A flick through the No Apologies collection created with Getty Images reminded us that we can be ourselves and give precisely zero fucks about that. In the wake of the Presidential Election, Refinery29 created protest art – pictures of strength, anger, hope and freedom of expression for people marching. It wasn’t in a brand-getting-down-with-the-kids way – it was human. It also created a space for clients to speak up and stand for something (such as the Unilever #UNSTEREOTYPE alliance).
Suddenly, Piera looks around the room. She says ‘You can do it. When I say this, I want you to reply ‘I can do it.’’
She said it. We did it. It was a brilliant moment. Those few words were unexpectedly emotional and instilled some necessary self-belief I didn’t realise I was lacking. I’m sure I’m not the only one who felt like this.
If you ever sit there thinking ‘I wonder if I’m creative enough for this job’ (hands up, all of us) then Piera recommends switching up your environment. ‘We beat ourselves up for moments of perceived deficiency, but instead, think of the moments you’re on fire and find what the context was.’
Piera opens her office door. We step outside and into 29Rooms, aka Refinery29 IRL. She describes the power of bringing a brand to life through live experiential art. It’s another condition for creativity; it’s a collaboration with whoever walks into the space, shakes themselves out and brings their individuality; it’s courageous and contagious; it’s creativity at its finest. Piera says it makes her ‘feel more creative and dream bigger.’ Case closed.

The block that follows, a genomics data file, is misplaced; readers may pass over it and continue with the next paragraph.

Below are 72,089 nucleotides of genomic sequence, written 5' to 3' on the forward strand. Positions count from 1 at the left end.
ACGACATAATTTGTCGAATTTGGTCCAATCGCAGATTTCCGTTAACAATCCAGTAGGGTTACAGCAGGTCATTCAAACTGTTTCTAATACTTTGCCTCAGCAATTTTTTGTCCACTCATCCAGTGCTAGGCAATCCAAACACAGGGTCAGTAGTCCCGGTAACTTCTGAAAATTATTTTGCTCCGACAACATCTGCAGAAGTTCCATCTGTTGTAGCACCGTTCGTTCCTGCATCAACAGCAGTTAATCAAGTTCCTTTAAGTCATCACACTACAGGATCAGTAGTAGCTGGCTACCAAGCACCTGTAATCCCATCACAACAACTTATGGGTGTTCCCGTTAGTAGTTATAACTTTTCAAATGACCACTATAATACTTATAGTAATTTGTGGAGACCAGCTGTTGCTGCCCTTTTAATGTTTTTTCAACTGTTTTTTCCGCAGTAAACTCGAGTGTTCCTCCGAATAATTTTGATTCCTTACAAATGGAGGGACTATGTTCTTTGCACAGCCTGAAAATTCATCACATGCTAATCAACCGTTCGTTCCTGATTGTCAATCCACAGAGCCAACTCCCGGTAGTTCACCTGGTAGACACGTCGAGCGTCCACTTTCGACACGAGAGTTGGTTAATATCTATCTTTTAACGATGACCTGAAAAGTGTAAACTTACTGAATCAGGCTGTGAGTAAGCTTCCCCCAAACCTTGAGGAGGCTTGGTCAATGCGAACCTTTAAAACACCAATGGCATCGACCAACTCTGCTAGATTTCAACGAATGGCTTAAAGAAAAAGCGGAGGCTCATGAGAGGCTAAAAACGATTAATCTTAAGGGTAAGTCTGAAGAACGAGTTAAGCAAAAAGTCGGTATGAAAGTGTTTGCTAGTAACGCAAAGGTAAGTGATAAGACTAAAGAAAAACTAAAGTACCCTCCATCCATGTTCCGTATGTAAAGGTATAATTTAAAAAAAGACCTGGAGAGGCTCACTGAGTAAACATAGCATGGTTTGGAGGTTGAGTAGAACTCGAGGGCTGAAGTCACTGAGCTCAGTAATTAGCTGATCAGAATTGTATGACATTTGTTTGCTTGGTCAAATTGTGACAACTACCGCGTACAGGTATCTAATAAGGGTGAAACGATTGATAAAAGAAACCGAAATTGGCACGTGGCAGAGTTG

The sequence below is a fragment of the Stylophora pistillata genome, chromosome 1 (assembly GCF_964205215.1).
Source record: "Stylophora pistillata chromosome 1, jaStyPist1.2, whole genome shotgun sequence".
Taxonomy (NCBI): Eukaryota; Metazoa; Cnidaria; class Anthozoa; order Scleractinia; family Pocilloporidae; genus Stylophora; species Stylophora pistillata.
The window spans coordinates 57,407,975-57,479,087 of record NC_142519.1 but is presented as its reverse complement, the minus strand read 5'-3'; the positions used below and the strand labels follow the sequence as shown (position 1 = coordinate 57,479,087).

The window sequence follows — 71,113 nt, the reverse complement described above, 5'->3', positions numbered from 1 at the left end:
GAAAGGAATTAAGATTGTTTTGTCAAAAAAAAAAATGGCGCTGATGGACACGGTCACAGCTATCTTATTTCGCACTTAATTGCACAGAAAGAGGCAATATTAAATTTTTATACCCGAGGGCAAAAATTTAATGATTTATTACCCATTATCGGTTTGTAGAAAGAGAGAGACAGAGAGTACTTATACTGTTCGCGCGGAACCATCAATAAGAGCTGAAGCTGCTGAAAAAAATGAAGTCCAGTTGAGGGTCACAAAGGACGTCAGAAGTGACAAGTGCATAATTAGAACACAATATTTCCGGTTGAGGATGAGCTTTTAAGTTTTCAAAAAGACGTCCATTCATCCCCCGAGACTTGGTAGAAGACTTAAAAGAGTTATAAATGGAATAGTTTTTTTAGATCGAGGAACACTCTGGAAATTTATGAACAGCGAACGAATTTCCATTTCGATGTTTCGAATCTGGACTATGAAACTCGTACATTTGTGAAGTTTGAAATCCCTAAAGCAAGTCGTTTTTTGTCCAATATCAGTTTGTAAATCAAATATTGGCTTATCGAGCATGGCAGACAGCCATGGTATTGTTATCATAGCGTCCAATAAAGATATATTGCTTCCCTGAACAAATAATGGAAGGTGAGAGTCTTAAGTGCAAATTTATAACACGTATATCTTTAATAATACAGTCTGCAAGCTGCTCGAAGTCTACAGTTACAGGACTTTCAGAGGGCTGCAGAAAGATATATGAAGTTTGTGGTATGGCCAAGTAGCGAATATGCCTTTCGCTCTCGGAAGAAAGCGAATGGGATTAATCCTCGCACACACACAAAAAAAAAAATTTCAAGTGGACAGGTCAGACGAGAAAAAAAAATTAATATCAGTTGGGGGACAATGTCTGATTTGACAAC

SPEAKERS: Krystle Mullin, ACD, RPA - Carrie Dunn, ACD/Writer, Freelance - Tahira Edwards-Byfield, Senior Writer, 72andSunny
See it. Be it. Bring it.
All before lunch?
You bet – thanks to Krystle Mullin, Carrie Dunn and Tahira Edwards-Byfield who pumped us full of inspiration and ACTIONABLE takeaways (a rare and beautiful thing).
Krystle kicked us off with the ‘See it’ part. Seeing it from a young age wasn’t hard for her, thanks to Xena: Warrior Princess, her fictional female leader. She was brave, kind, a risk-taker, strategic, confident, and considerate. Stepping into the advertising industry, however, she saw a very different world – one that was male-dominated. Her copy tutors, interviewers, seniors – all male. To this day, she’s never been interviewed by a female CD. Let that sink in.
However, being part of ‘See It, Be It,’ she was surrounded by the Xenas of the ad industry. She describes sitting down with Madonna Badger for a one-on-one mentoring session (!!!) ‘It would be like Hillary Clinton and Beyoncé looking you in the eyes at the same time – that’s what it felt like.’